In a large bowl, take the blended liquid items. Add vanilla essence and sugar and whisk it for a minute with a hand blender.

To this, add the sifted flour little by little, whisking gently. Throw in the chopped nuts and fold them along.

Pour the batter into the prepared baking tin and bake for about 45 minutes or until a toothpick inserted comes out clean.

The bread's consistency and taste resembled mostly that of a cake. It was so sooo soft and fragile that it just melted in my mouth. With the apt amount of sweetness and aroma, it was an absolute pleasure to the palates. I would like to just repeat Jayasri's statement - it is the softest cake that I've ever baked.

I never felt the absence of egg or even the flax sead meal in the cake. I would definitely be baking it again and thanks a ton Jayasri for providing such a wonderful eggless treat.

A small note: The original recipe calls for about 30-35 minutes of baking. My oven took however longer. Please adjust according to your oven settings. Sending this lovely cake to Tickling Palate's Blog Hop Wednesday - V and Ramya's Recipe's ABC Series - A for Apple.

Wednesday, September 14, 2011

Dulce de Leche Brownies

I can't believe it is time again for the next Blog Hop round. Time - it flies by incredibly fast. Not just initiating the event, Radhika of Tickling Palates does a remarkable job by sending remainder mails to all the participants just in time. This is of immense help to someone like me, who always run after things at the last minute. There by, here is my update for today's Blog Hop Wednesday.

This time, I got to follow Divya's EasyCooking. She is a very established blogger and an experienced cook, blogging since 2008. That is, more than three and a half years!! It is really inspirational to see such bloggers. I suppose her passion towards cooking is what drives her. Keep going Diyva!

Initially, it was a little confusing what to try from the mighty number of more than 480 posts. But then, the situation was so, that I could easily pick out one. We were invited to a friends' house on Saturday, as their parents have come over to visit them here in Germany. So, I wanted to bake something for them and take along. Thus, I confined my search to baking. Thanks to her excellent recipe index, I got what I was looking for.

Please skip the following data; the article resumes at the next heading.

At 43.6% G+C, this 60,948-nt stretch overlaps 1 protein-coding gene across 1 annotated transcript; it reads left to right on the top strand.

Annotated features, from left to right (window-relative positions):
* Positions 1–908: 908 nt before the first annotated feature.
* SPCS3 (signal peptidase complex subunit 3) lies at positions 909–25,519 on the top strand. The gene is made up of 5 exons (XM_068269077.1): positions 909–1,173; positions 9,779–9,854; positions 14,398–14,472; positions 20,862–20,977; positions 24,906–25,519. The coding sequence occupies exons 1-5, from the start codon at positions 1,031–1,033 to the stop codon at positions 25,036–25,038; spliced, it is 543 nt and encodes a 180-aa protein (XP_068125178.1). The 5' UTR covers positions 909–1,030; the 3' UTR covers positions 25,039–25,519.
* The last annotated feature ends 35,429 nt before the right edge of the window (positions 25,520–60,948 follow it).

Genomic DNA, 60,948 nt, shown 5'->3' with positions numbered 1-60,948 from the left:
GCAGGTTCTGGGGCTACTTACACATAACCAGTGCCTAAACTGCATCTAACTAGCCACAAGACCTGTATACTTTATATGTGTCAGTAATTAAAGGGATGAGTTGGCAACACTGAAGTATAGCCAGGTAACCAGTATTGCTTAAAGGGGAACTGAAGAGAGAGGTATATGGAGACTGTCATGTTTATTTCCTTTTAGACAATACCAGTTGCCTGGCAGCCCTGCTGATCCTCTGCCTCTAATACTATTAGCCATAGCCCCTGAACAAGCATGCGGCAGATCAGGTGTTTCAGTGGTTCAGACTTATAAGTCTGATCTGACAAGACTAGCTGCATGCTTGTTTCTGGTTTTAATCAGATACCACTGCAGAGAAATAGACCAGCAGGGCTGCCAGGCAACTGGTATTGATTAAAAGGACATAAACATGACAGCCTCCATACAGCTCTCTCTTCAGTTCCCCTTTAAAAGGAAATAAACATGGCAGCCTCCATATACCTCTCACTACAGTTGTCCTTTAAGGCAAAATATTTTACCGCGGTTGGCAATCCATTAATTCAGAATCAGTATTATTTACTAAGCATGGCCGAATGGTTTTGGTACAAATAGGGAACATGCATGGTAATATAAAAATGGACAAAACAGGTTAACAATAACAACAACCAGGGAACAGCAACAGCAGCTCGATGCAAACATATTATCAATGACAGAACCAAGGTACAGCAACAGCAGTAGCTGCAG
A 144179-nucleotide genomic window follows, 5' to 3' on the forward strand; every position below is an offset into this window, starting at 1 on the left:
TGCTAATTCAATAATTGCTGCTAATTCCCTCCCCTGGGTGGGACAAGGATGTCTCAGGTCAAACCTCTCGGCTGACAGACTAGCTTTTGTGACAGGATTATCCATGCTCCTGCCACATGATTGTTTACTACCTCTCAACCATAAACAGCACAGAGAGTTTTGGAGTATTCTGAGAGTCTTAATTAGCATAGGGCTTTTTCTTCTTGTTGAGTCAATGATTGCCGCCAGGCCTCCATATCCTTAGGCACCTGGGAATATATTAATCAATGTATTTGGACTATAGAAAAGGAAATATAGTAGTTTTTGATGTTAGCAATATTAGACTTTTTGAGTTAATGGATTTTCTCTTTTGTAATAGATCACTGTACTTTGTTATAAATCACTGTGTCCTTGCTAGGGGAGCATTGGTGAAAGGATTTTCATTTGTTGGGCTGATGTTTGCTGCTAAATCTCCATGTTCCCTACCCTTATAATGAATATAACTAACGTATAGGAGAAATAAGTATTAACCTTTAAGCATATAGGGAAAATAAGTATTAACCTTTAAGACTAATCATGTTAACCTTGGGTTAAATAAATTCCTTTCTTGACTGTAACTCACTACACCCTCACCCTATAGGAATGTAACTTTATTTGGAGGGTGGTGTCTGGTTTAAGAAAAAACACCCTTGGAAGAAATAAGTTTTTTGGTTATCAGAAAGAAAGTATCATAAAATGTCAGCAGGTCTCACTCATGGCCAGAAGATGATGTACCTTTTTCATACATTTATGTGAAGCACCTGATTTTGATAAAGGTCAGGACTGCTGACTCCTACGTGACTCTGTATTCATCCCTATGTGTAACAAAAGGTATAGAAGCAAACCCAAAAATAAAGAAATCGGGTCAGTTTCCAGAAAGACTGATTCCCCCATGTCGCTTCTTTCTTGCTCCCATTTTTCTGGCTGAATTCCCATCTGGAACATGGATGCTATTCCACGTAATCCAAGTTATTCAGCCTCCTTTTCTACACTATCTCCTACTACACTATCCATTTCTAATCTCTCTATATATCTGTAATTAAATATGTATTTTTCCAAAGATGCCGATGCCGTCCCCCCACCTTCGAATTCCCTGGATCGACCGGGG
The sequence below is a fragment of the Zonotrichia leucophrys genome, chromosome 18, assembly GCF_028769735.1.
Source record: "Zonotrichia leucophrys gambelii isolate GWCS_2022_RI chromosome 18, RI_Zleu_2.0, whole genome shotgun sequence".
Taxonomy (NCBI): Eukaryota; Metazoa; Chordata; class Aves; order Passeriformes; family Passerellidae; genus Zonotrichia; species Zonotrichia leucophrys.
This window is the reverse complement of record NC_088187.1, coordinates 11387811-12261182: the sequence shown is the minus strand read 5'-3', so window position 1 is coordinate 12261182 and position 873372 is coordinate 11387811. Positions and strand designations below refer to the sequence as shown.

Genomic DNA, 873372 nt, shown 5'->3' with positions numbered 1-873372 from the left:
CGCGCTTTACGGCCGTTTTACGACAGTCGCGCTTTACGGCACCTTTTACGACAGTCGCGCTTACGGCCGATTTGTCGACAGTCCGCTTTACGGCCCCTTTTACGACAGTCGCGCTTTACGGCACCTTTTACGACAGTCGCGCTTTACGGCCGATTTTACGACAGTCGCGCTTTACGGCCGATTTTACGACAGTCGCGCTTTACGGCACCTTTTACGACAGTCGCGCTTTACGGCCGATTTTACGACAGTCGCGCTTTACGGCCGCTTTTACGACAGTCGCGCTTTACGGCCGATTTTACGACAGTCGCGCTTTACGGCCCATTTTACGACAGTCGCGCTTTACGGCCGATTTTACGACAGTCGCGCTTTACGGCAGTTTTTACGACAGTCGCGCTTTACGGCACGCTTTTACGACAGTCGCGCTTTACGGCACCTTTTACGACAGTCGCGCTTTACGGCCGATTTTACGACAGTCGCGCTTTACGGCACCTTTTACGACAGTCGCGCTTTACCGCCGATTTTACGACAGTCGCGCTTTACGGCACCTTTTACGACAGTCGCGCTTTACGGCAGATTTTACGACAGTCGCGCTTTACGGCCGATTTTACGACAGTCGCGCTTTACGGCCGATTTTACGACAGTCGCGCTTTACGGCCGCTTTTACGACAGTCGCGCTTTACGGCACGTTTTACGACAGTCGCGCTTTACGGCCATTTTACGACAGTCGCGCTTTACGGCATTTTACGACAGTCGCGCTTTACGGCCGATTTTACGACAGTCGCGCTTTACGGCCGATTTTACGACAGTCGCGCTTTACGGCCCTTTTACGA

I selected this absolutely yummy-licious brownies. I had some Argentinean Dulce de Leche, sitting in my fridge and this looked like an excellent opportunity to put it into good use. Ever since I got to know about Dulce de Leche, I'm in love for that. In Frankfurt, it was not a problem to find an Argentinean shop where you get ready made yet authentic Dulce de Leche and you don't have to make the boiling condensed milk experiments and all. I've already baked some muffins with them which were gorgeous. This time, these pretty Dulce de Leche Brownies caught my attention and I gave a try.

I was contemplating for quite some time what to substitute for the eggs in this recipe. Silken Tofu had been a good substitute many a times. Unfortunately, I didn't have it at hand. I was not sure what else would work best without compromising the taste and texture. Time was running and I had to get them ready before evening. After much thought, I gave up and just used eggs. In fact, I was baking for friends and I'm more than happy if they like it [though I can't taste it :( ].

The original recipe can be found here. I followed all the measurements exactly as mentioned, except adding Dulce de Leche a bit more generously. The spreading of DDL on the brownie batter was real fun. I waited an anxious 30 minutes. The result was visibly wonderful. I just let it cool completely, took few snaps quickly and off to the party.

The verdict from the friends was that it tasted absolutely wonderful. My husband was glad to describe more precisely. He found that the brownies tasted a little bit on the bitter side, yet very very tasty to his palates. He found little islands of soft DDL in the brownies which added more to the taste, along with the crunchy nuts in between. The texture was soft and just like he would expect a brownie to be. What more to say?!

I just can't wait for the day when I would try an eggless version of these beauties. Waiting to secure the next pack of DDL again. Ya ya, it makes me get indulged!! But, who wouldn't want to? As a small note, I would like to add that as Divya suggests, if you have the time I mean, refrigerate them overnight and warm a little before serving. You would definitely love them!! Sending this to Blog Hop Wednesday IV.